J.T. Barrett answer to Ohio State's three-way quarterback question

Written By Matt Hayes
(Getty Images)

The argument always begins with a perfect world. But that fantasy only further clouds the issue.

So let’s frame the Ohio State quarterback quandary this way: Who gives the Buckeyes the best chance to win?

Forget about the perfect world fantasy of three healthy quarterbacks and three competitors neck and neck. There will be a hiccup somewhere in fall camp.

MORE: Six Buckeyes on All-Big Ten team | Ohio State-Michigan hype | Top coach: Meyer or Saban?

Forget about coach Urban Meyer’s love for Braxton Miller or who co-coordinators Ed Warinner and Tim Beck trust or the importance of playing the hot hand and riding momentum from the 2014 postseason.

This is about winning. It always is with Urb — and should be the bottom line of any quarterback argument going forward. The problem is, that reality is blurred with each passing week.

The offseason nonsensical narrative hit a new low (or high; you choose) when J.T. Barrett’s father told the Columbus Dispatch that Miller should be the Buckeyes’ starter over his son and Cardale Jones because, “I don’t want to see my kid take a position because of the misfortune of someone else.”

MORE: Seeing means believing in Cardale Jones | Who starts at Ohio State? | Complacency not problem at OSU

Do you really think Meyer, the most cut-throat coach in the business, cares about someone else’s misfortune when it comes to winning fall Saturdays?

Do you really think Meyer, who has this Ohio State program teeming with talent and expectations, is going to jeopardize what could be by making an emotional decision — not a pure football move?

As fond as Meyer is of Miller — and he has publicly said as much numerous times since his arrival in Columbus — the quarterback that gives his team the best chance to win will be the quarterback who plays. It’s just that simple.

A decade ago at Florida, with fans clamoring for a freshman named Tim Tebow, Meyer stuck with senior Chris Leak and won a national title. While Tebow played in situational packages, the Gators would not have won that national — or SEC — title without Leak.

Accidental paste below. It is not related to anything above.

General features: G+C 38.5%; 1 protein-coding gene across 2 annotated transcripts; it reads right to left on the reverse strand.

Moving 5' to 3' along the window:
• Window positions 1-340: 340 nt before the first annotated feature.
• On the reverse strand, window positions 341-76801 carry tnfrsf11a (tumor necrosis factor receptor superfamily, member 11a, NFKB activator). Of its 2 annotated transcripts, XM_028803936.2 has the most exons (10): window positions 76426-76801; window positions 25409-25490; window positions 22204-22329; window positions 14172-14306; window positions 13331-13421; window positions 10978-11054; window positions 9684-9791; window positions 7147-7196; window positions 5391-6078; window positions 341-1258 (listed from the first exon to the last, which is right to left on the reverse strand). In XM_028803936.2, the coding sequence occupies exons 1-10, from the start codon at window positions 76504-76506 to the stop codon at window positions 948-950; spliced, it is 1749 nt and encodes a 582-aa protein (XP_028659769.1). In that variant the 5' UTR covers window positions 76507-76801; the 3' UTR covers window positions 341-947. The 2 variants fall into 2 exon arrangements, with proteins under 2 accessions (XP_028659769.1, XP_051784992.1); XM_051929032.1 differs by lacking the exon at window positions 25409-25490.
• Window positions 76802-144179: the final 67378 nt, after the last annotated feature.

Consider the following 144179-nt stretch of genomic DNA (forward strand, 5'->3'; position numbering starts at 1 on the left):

It’s all about which quarterback puts the team in the best position to have success. Each of the three quarterbacks brings unique abilities to the job, but Ohio State can win it all again with only one taking a majority of the snaps — and avoiding the drama that comes with a quarterback controversy.

Breaking down the three quarterbacks:

Braxton Miller

Pros: Big-game experience, dynamic ability in the run game when plays break down.

Cons: How healthy is his surgically repaired throwing shoulder, and can it absorb the pounding Miller will take? By the time he steps on the field in September, it will have been 21 months since he last took a snap in a game.

Cardale Jones

Pros: Big arm and deceptive run game ability. A fearless competitor.

Cons: He has started all of three games, and played with the benefit (see: safety net) of tailback Ezekiel Elliott’s huge postseason forcing defenses to play more base coverages instead of mixed, multiple looks. How will he respond to adversity?

J.T. Barrett

Pros: Not the NFL prospect Jones is, but the best dual threat of the group. Made significant strides as a thrower in the second half of the season (see: at Michigan State, at Minnesota in a snowstorm), and clearly is the best passing option of the three. Would have rushed for 1,000 yards (938 yards, 11 TDs in 2014) had he not been injured in late November.

MORE: How J.T. Barrett found home at OSU

Cons: Can be a reckless runner. Must learn to protect himself and avoid big hits.

It would be easy to slot Miller — a proven, three-year starter — in the starting spot if his shoulder is ready. Or continue with Jones because how can you ignore the enormous potential?

Neither of those are smart football decisions.

Maybe it’s best to return to the fantasy of all things being equal, of each player healthy and performing at his best. In that case, it’s an easy choice.

It’s Barrett’s job. And it’s not really that close.

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